GSTF Journal on Business Review (GBR)

, 3:27

First online:

Open Access This content is freely available online to anyone, anywhere at any time.

Anti-Keynesian Views: Fiscal and Monetary Guidelines

  • Özlen Hiç-BirolAffiliated withEconomics Faculty, İstanbul UniversityWisconsin International UniversityEconomics Department, Bogazici UniversityKadir Has UniversityBosphorus University
  • , Ayşen Hiç-GencerAffiliated withEconomics Faculty, İstanbul Aydın UniversityBosphorus UniversityBeykent UniversityEconomics Department, İstanbul Ticaret UniversityBoston Universityİstanbul University


In this article, we will cover the main anti-Keynesian views and macroeconomic systems that arose in the post Keynes period as well as their fiscal and monetary policy guidelines. As is known, the early Classical economists introduced a macroeconomic system based on the Quantity Theory and Say’s Law resulting in automatic full-employment equilibrium; and finally after 1929-1934 Great World Depression, the Keynesian System was introduced as a “revolution” (Keynesian Revolution) in theory and practice. As a result of the Keynesian policies implemented, European countries and the United States not only got over the Great World Depression but also in the years following the World War II, they have observed a fast and stable growth for a long time. Moreover, cyclical fluctuations have been controlled to a great extent. Even so, at the stage when the Keynesian System was introduced, anti-Keynesian views and macroeconomic systems were immediately introduced. Intense academic discussions between advocates of these views and the Keynesian economists have continued up until today. Meanwhile, many economists such as J.R. Hicks, R.F. Harrod, N. Kaldor, M. Kalesci, A.W. Philips, A. Hansen, P.A. Samuelson, E. Domar, J. Tobin, R. Solow, A.M. Okun, W. Helier, G. Ackler, F. Modigliani, and R. Musgrave and many others have developed and defended the Keynesian System from different aspects. We can characterize significant anti-Keynesian views and macroeconomic systems as the “Counter-Revolution”.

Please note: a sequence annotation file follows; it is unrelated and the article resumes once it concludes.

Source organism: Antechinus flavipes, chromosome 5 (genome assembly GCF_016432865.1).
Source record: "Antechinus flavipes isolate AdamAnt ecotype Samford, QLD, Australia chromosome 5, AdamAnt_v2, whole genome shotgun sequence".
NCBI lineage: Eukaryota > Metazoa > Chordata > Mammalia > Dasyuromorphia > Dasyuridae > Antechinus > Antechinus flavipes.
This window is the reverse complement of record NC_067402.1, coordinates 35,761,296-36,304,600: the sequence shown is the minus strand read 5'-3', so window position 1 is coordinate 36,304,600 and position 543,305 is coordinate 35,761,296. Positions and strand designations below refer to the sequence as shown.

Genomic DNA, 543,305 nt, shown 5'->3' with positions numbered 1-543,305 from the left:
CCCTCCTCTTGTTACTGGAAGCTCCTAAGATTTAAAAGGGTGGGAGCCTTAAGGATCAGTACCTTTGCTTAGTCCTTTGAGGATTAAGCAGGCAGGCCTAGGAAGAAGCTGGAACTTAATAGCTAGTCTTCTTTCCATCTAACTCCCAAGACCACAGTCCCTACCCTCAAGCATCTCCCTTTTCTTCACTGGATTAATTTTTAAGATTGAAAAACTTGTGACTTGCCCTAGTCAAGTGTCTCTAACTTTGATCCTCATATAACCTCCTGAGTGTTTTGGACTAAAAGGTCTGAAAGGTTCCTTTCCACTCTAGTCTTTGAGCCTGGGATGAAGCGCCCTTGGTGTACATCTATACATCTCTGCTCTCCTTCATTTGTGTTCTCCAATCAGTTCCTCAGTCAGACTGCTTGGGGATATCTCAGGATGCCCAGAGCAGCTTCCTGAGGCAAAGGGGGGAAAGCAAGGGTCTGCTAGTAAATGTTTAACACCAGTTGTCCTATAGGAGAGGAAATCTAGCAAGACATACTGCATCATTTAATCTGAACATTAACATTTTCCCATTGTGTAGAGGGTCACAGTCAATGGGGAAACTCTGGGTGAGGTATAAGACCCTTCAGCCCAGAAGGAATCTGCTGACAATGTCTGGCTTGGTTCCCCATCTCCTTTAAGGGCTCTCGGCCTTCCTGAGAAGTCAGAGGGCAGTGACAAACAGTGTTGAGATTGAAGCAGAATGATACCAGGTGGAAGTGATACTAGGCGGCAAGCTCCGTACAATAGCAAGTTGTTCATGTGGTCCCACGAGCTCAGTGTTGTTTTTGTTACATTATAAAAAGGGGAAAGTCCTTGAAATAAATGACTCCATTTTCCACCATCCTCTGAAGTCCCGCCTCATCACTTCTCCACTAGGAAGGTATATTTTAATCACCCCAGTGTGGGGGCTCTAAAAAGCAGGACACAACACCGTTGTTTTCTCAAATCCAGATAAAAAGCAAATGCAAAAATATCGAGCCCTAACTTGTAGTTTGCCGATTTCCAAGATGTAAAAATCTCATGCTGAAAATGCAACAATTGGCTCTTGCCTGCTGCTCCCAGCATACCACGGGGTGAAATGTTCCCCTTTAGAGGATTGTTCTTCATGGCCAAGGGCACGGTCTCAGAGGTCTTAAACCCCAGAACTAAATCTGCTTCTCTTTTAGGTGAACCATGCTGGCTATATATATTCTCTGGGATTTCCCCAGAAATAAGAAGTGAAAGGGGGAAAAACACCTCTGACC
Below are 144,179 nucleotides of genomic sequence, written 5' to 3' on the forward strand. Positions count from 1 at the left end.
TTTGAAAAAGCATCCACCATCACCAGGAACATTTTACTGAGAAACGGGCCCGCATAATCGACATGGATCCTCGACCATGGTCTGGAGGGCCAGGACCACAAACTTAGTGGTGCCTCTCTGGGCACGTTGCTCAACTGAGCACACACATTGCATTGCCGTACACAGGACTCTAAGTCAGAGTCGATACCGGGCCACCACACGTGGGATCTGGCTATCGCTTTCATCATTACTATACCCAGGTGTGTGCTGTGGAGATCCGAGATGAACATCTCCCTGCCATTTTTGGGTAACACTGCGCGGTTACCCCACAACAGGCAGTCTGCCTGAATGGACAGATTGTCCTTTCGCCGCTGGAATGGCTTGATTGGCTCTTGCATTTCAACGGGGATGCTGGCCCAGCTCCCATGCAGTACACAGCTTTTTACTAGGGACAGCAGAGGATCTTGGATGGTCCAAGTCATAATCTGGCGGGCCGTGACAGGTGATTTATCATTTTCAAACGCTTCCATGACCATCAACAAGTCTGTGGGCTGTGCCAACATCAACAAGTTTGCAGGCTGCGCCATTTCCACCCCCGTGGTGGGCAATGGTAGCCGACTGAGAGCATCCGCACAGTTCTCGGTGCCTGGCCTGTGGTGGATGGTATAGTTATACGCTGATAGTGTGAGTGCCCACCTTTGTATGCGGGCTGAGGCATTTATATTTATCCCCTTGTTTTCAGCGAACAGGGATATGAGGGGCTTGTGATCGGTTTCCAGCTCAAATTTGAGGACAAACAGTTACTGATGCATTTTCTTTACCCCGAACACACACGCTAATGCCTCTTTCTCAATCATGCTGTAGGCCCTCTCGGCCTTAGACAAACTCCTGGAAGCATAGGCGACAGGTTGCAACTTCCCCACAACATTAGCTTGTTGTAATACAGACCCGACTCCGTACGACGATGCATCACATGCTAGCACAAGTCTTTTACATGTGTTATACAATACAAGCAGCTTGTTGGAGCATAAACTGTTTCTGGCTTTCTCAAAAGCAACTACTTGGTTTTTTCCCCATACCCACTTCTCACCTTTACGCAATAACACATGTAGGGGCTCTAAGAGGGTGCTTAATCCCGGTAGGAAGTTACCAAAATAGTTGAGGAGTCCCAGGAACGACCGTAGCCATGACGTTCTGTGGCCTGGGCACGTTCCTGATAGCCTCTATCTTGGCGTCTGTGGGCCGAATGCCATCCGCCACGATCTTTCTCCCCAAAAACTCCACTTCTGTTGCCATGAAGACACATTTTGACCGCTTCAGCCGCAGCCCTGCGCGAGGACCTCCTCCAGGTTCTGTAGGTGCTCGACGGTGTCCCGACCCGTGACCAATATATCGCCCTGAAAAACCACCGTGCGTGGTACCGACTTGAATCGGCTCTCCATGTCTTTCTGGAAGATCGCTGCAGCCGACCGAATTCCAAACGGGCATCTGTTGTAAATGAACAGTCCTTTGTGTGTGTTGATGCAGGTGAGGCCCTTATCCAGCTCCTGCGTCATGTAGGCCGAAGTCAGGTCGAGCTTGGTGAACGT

The Generalized Classical System Monetarism The Neo-Classical Synthesis The New Classical School Phillips Curve Fiscal Policies Monetary Policies